Thursday, June 28, 2012

Nightmare in Erie

  (Summer, 1973)

There was madness in her, and brilliance. One minute you’re a family, the next you are not.
       A schizophrenic is well named, in that, there resides in them a split personality, added with a bipolar disorder (manic and depression) with that tinged of staring lunacy; thus, one never rests trying to deal with whomever is inside of that person at  any given moment. This was Chick Evens’ wife. 
       A wave of agony came over him trying to deal with his wife, the first day they arrived in Erie, from St. Paul, Minnesota, invited by his sister-in-law to stay with them for the summer, if not longer.
       As they had sat at the kitchen table, Chick saw her face withdrawn. He didn’t want to walk on eggshells this evening so he told them: his wife, sister and brother-in-law, he was going out for a drink. The twin boys were playing quietly. He knew in ten minutes, or fifteen minutes or an hour, whatever, it was unpredictable, but he knew enough to know it would come soon, she would crash, his eyes shifted from hers; it was 7:00 p.m.


       He had now come back from the bar:  9:00 p.m.

       —That’s so preposterous, he said. She’s now intensely suspicion that he sold her cloths to get drinking money.
       —Listen to me, someone took them out of the car when I was in the bar; I wouldn’t even know anybody here to sell them to if I wanted to. He explained. Although he had a sense of guilt for leaving the car door unlocked.  It was a nightmare; they had driven from St. Paul, Minnesota all the way up to Erie nonstop, to see them, with their two boys, but a year old, to see her sister, perhaps to move up there (her bipolar symptoms were   reactivated).
       —To think I’d sell them for a glass of beer—he thought was pure pathetic idiocy. But nothing need be explained to her beyond the first time, because it was not necessary, it couldn’t be, nothing could be, explained beyond the first time to make any better sense than the first time.
       It was necessary to treat her with solid insistence—keeping her level with reality, lest she quickly sink into her own quicksand, and into oblivion, and only God knows where that might be: her escape route to who knows where, should one not hold her up.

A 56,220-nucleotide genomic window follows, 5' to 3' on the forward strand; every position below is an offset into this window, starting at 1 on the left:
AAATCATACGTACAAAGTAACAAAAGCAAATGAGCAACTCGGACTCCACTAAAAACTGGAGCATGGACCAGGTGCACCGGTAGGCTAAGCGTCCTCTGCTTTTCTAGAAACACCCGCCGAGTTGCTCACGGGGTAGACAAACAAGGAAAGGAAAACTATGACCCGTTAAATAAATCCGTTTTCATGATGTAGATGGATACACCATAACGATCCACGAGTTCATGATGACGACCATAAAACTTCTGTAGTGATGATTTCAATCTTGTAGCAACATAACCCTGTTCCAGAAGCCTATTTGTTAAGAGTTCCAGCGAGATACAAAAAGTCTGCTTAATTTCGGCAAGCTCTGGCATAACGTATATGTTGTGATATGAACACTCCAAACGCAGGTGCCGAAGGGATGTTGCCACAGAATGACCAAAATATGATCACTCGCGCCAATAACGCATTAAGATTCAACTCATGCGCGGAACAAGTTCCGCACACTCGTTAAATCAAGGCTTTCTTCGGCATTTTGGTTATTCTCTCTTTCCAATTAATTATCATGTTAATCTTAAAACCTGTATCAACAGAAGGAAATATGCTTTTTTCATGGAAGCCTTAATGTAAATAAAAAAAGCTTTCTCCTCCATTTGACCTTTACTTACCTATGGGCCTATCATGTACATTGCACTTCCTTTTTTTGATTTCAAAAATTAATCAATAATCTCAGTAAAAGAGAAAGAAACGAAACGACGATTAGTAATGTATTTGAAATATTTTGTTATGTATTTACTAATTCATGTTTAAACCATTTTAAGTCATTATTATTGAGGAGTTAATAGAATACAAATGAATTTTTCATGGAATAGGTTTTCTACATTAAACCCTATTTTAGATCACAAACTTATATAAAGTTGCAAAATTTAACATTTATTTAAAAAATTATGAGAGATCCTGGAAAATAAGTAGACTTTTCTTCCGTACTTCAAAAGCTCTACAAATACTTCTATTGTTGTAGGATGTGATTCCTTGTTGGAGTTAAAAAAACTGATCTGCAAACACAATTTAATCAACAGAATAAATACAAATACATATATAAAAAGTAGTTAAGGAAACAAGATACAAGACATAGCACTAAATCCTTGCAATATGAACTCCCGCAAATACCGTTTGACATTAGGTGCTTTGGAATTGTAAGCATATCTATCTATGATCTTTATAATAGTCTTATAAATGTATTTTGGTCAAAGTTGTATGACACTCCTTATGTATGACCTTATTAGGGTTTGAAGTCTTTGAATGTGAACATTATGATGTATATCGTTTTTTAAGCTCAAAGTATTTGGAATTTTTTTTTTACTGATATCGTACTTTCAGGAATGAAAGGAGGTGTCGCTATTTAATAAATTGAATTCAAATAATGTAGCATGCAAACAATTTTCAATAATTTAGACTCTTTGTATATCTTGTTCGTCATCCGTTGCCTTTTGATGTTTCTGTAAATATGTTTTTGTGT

Later on that night she was laughing hilariously…
       —You’ll have to buy me new cloths! She raved.
       She accused him in front of her sister and brother-in-law, even the children, of this folly, with that always bewildered face, and the strain on the children’s face wondering what was what; as they looked from parent to parent.
       —What are your plans now Chick? Questioned Monica, the sister-in-law; as if he had a plan already worked out—; I mean, he was their guest, and that was for the most part his short plan, to remain their guest.
       —Well, we came all the way up here at your invitation, I’ll find a job and apartment sooner or later, and live here until we do I guess…(wondering what she had expected him to say).
       She grinned, trying to make a smile, looked at her husband. Eyes ablaze, they had invited them up there, that was true, and to stay at their house that was also true, but now she had second thoughts. There was as if little signals going on between her and her husband: they got up and walked into the other room, whispered, came back out.
       —We’re sorry, but you can’t stay here? She said, referring to Chick Evens and his whole family, looking at all four of them in the kitchen with on long glance: as if they had driven over from Erie Lake a few miles away for an evening visit—not a thousand miles or more: from Minnesota.
       —Where are we supposed to stay? Asked Evens, adding: we got an old car, no job, a little money in our pockets, two kids; we can’t make it back to Minnesota, why did you invite us in the first place? 
       Evens’ wife was torn as if to say: what just took place—looking at her sister the very one she had so proudly—for so many years, looked up to—she looked torn: on what just came out of her mouth, this was near treachery to invite someone and then leave them stranded; to Chick Evens, it was simply bad news, he didn’t really care for either one of them anyhow, felt they were a little above their status, or thought they were: it wasn’t what he expected, but for some reason, he wasn’t shocked at this developing nightmare, in Erie, Pennsylvania.
       —Let’s go. Said Chick Evens to his wife, picking up his two boys.
       —What will you do? Asked Monica, to her sister—whom was dumbfounded, had no response, had she, it would have been a scream.
       —No need to answer her, said Chick just be careful going down the stairs with the luggage, he said to his wife not wanting to stay any longer than he had to—lest he lose his Irish temper, and to the boys: Look both ways when we cross the street to the car, he told them.
       Monica and Evens’ wife looked at each other directly; their eyes like blazing windows across two rooms, then smoothed back her temple hair.  Chick watched the children climbing into the backseat of the car, and Monica continued to look out the window until their car disappeared among the buildings and houses halfway down the block.
#932 (6-21/22-2012)